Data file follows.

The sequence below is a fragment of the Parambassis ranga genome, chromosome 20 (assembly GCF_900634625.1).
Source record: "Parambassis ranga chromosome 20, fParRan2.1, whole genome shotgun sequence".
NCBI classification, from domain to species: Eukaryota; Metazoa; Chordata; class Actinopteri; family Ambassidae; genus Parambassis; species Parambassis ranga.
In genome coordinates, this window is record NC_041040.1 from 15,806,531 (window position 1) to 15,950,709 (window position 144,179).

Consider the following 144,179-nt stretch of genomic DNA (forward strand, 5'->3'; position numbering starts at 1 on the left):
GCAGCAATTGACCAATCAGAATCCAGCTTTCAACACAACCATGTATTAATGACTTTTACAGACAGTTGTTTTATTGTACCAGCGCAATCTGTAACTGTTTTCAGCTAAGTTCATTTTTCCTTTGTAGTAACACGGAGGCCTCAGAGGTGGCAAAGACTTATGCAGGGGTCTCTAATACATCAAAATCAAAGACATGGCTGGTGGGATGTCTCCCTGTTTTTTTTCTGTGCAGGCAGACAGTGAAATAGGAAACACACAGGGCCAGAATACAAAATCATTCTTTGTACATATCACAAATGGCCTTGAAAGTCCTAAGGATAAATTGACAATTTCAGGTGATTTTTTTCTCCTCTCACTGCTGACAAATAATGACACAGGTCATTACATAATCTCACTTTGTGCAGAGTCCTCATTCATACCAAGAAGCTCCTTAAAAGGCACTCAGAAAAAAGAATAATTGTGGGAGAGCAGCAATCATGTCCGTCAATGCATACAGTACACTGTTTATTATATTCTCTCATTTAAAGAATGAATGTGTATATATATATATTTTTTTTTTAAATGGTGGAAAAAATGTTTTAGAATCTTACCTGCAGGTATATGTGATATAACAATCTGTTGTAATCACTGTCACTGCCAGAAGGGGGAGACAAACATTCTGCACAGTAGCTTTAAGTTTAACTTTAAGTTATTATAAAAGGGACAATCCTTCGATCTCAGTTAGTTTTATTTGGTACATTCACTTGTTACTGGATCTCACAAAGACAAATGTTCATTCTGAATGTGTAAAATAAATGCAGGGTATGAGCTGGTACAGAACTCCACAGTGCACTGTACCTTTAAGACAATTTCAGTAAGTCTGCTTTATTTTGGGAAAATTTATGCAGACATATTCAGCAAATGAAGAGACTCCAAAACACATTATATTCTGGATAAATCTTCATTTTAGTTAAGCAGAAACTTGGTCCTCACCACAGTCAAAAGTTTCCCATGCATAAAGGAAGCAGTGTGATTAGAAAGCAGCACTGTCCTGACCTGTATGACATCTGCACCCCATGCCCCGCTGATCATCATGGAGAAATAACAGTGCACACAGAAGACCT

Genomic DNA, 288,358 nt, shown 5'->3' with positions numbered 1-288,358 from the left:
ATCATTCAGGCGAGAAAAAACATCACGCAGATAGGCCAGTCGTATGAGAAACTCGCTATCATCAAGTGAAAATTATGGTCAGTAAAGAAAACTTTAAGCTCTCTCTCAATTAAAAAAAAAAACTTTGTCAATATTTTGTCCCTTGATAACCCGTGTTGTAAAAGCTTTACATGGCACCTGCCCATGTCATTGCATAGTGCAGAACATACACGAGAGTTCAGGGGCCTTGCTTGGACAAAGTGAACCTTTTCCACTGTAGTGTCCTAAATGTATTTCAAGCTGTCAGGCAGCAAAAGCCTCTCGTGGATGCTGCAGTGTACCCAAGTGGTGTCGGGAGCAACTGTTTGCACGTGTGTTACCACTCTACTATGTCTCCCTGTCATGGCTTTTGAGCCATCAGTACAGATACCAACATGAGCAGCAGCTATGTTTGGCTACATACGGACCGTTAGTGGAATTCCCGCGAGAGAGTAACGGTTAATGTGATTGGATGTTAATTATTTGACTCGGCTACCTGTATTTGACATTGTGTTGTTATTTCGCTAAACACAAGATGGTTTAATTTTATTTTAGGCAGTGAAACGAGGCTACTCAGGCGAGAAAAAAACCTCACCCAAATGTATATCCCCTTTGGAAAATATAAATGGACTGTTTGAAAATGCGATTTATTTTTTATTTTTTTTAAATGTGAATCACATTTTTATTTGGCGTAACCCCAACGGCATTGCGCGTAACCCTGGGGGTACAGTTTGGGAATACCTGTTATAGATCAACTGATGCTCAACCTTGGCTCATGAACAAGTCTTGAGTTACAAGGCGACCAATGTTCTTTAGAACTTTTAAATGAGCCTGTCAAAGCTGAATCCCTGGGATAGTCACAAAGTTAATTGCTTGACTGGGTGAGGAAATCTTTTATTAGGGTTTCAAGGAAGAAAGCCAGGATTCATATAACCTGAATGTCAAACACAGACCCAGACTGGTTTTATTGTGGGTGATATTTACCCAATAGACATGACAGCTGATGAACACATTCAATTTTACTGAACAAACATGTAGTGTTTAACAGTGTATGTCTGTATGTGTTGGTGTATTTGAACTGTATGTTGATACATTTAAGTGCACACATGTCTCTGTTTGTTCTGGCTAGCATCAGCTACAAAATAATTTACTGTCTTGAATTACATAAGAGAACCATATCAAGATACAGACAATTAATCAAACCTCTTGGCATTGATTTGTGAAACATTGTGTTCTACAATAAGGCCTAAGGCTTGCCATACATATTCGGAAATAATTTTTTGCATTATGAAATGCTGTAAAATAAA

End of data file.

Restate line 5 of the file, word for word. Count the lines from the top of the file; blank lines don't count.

Consider the following 144,179-nt stretch of genomic DNA (forward strand, 5'->3'; position numbering starts at 1 on the left):